Thursday, June 30, 2011

Darfur water conference concludes with pledges from Sudan and donors

June 28, 2011 (KHARTOUM)

The two-day conference on Darfur water ended Tuesday in Khartoum with pledges to implement projects in the arid region where the scarcity of water is seen as a reason of the eight year conflict.

Organized by the Sudanese government, UN agencies in Sudan, UNMIS and UNAMID, the Darfur International Conference on Water for Sustainable Peace launched an appeal for $1 billion to fund 6565 inter-related water system projects during six years.

The Sudanese government Tuesday said it would contribute 216 million dollars and also pledged to forgive tens of millions of dollars in Value Added Tax and other import taxes for water supply investments.

Presidential adviser in charge of Darfur file Ghazi Salah –Al-Deen who announced the government’s pledges told the conference that "The Government is committed to preparing an environment suitable for donors to implement these projects."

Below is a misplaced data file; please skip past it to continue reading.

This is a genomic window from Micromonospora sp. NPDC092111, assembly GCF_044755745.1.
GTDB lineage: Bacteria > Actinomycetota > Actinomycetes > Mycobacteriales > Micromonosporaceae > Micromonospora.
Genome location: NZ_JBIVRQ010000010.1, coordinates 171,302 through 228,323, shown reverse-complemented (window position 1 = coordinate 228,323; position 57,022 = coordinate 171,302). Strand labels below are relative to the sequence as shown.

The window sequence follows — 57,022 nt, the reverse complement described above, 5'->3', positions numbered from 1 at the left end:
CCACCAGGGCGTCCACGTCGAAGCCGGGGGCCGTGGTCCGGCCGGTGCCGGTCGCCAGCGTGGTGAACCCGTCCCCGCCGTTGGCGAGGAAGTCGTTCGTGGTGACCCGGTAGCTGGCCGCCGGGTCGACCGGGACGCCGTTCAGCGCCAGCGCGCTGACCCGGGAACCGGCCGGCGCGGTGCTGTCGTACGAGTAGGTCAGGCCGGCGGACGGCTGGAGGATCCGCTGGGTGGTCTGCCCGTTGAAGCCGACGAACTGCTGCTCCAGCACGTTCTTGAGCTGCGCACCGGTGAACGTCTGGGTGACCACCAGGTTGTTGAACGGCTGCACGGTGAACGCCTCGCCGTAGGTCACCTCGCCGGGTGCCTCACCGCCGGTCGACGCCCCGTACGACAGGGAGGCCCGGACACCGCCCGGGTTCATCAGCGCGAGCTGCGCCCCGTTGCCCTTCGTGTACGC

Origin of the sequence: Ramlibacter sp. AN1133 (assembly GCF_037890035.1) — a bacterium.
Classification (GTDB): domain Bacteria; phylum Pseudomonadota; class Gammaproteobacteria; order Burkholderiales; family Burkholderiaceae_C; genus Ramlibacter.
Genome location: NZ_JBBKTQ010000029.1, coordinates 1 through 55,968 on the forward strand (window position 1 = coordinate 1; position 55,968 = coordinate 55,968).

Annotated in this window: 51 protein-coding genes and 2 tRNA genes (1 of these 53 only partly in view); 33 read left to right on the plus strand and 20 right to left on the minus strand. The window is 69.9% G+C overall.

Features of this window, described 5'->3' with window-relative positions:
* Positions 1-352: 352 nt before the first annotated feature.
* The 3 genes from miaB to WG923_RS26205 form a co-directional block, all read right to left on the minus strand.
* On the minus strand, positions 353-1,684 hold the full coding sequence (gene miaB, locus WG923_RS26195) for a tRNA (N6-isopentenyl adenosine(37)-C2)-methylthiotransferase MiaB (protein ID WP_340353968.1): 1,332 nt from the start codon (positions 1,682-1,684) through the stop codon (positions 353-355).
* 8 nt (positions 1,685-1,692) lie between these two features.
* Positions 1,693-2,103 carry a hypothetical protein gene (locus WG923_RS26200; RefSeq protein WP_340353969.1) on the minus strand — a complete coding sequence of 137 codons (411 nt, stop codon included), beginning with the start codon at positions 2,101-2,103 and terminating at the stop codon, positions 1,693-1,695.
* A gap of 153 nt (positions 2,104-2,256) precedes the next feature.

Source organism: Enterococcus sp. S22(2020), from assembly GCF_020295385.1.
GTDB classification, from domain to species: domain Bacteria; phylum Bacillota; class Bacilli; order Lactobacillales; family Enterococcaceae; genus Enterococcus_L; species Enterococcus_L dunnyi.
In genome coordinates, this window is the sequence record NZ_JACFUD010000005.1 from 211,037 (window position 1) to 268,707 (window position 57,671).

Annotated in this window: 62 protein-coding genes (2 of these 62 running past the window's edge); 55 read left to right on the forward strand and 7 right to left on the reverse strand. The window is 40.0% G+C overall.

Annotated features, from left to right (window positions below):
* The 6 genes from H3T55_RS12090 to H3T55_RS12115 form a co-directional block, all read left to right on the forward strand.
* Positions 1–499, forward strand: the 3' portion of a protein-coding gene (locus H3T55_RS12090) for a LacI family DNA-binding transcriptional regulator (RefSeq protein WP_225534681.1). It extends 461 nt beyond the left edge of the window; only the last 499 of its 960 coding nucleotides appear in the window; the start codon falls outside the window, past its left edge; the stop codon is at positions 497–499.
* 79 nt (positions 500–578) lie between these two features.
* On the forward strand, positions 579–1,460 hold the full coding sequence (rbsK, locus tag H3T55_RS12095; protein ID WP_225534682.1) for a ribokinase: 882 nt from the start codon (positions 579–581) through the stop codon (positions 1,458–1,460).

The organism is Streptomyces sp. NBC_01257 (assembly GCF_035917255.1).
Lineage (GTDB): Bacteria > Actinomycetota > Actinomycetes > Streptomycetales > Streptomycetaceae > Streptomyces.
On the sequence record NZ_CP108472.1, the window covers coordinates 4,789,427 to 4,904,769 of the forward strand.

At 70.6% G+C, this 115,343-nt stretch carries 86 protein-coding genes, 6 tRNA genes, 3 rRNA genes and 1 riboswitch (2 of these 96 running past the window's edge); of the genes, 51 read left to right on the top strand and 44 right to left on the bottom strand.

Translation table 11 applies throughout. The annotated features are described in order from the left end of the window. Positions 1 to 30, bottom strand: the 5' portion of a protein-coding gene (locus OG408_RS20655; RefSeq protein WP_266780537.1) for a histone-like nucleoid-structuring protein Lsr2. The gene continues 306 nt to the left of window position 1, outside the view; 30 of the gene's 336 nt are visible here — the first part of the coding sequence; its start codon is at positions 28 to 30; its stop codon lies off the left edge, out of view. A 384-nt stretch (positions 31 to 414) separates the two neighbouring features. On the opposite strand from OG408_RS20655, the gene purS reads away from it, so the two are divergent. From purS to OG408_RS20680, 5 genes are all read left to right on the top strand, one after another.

The Arab League pledged to pay over 100 million dollars as the Islamic Development Bank, African Development Bank, Japan and Turkey expressed their interest in the water projects and promised to respond positively to the appeal. Also, the UK and USA said they would support the water projects in Darfur.

Nils Kastberg, UNICEF representative for Sudan, said the UN body for children will continue its $23 million annual expenditure on water projects in Darfur.

The head of Darfur peacekeeping operation in stressed in his speech about the need to start recovery projects in the restive region saying "Let there be no more talk about waiting until some far off conditions or benchmarks are met," Gambari said, adding. "The people of Darfur cannot afford to wait any longer".

Following the endorsement of Darfur peace document the government and rebel groups are called to sign a cessation of hostilities and to negotiate a peace agreement to end the armed conflict in westernSudan.

Sudanese government and a rebel group, Liberation and Justice Movement are expected to sign a peace deal next July despite divergences over some issues.

(ST)